Nonetheless, despite ‘inconsistencies and deficiencies’, Lord Geidt said in his resignation letter that he ‘believed it was possible to continue credibly as Independent Adviser, albeit by a very small margin’. He apparently told Boris Johnson on Monday that he would be content to serve until the end of the year. This followed the government’s concession last month that the Adviser could initiate his own investigations but only after having consulted the Prime Minister and obtained his consent, and with greater transparency over a refusal. Lord Geidt has described this as a ‘low level of ambition’ and his discomfort over the ambiguities of his relationship with the Prime Minister was evident in some robust questioning by PACAC. He was clearly seen by the MPs as not truly independent, not least when he said he was one of the PM’s assets, and, in practice, inhibited from advising a Prime Minister on his own conduct and obligations under the Code.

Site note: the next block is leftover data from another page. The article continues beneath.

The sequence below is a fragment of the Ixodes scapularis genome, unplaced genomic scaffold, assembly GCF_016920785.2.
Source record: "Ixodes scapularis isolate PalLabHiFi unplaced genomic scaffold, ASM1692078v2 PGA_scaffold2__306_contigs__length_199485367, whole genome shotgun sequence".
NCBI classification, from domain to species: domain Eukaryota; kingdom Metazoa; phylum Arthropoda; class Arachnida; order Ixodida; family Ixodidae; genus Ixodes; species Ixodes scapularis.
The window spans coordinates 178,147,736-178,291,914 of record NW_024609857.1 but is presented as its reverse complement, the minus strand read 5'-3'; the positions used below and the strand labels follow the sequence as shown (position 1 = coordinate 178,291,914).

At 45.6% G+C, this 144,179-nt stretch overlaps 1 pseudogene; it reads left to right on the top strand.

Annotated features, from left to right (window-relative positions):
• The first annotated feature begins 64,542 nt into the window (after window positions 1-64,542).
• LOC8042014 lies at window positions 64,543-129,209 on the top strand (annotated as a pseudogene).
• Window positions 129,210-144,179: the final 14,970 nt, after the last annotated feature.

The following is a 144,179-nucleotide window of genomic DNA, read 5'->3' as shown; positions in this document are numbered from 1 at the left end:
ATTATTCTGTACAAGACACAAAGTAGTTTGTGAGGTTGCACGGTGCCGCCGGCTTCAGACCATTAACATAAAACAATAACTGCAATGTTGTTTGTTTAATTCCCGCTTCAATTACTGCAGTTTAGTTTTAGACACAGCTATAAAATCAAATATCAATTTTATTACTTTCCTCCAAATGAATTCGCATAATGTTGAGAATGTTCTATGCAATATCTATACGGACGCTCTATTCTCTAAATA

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The Constitutional Standards of the Constitution Committee: how a code of constitutional standards can help strengthen parliamentary scrutiny

The Constitution Unit has today published a third edition of its report on the Constitutional Standards of the House of Lords Constitution Committee. The report contains a code of constitutional standards based on past Constitution Committee reports, which provide detailed guidance on the application of constitutional principles to legislative proposals. Robert Hazell and Dawn Oliver argue that such a code is particularly needed in the 2017 parliament and could have significantly improved the drafting of the European Union (Withdrawal) Bill.